Counselling as good as cognitive behavioural therapy (CBT) for treatment of depression, say researchers.
An analysis of data collected from 33,243 patients across 103 IAPT services found that the type of therapy someone attended did not predict whether someone had improved their PHQ-9 score, a screening tool for mental health.
Instead the team found that patients attended fewer counselling sessions compared with CBT in total.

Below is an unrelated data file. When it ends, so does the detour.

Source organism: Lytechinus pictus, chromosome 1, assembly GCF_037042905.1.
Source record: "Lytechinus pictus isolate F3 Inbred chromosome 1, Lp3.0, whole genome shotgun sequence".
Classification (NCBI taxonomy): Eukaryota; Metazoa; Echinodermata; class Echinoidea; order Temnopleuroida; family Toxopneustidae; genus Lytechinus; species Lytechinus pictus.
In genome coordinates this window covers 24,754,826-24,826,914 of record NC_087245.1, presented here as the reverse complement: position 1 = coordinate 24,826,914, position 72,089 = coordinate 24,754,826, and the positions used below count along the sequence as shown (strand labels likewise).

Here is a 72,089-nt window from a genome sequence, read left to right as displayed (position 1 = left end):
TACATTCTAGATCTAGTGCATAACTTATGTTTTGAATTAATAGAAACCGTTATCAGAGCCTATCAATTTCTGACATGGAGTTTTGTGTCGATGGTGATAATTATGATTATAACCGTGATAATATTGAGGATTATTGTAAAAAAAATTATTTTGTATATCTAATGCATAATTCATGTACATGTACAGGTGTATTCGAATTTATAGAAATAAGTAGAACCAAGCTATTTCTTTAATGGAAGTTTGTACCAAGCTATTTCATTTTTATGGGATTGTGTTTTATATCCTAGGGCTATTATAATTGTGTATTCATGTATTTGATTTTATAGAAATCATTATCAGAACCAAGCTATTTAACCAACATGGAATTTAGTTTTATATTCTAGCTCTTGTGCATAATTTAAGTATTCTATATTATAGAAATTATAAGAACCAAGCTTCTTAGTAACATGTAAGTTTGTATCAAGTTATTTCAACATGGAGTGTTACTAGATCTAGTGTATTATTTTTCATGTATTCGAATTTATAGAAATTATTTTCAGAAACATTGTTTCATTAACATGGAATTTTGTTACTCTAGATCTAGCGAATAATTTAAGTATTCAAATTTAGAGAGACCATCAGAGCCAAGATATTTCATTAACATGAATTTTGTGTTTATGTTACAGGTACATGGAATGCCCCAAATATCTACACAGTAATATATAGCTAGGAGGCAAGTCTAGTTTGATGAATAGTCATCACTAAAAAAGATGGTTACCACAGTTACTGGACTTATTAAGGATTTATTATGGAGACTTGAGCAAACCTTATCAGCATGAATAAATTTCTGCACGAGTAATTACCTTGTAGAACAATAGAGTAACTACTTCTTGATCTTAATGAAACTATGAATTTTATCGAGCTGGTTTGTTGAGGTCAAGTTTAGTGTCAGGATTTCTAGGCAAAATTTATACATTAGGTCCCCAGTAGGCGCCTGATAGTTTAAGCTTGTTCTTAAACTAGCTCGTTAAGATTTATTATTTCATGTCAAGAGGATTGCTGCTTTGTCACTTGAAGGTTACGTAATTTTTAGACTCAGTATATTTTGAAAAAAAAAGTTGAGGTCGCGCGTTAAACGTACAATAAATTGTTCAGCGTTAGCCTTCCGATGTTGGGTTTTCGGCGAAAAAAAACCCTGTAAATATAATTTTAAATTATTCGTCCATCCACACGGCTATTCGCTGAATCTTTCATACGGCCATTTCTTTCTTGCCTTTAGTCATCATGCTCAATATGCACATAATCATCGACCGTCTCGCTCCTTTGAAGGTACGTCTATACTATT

However outcome for two sessions of counselling was better compared with two sessions of CBT.
The researchers Jo Pybis et al said in the journal BMC Psychiatry: “It is apparent from the findings presented here that counselling is not inferior to CBT and there would seem little, if any, rationale for committing public money to fund superiority trials of CBT in the field of depression.”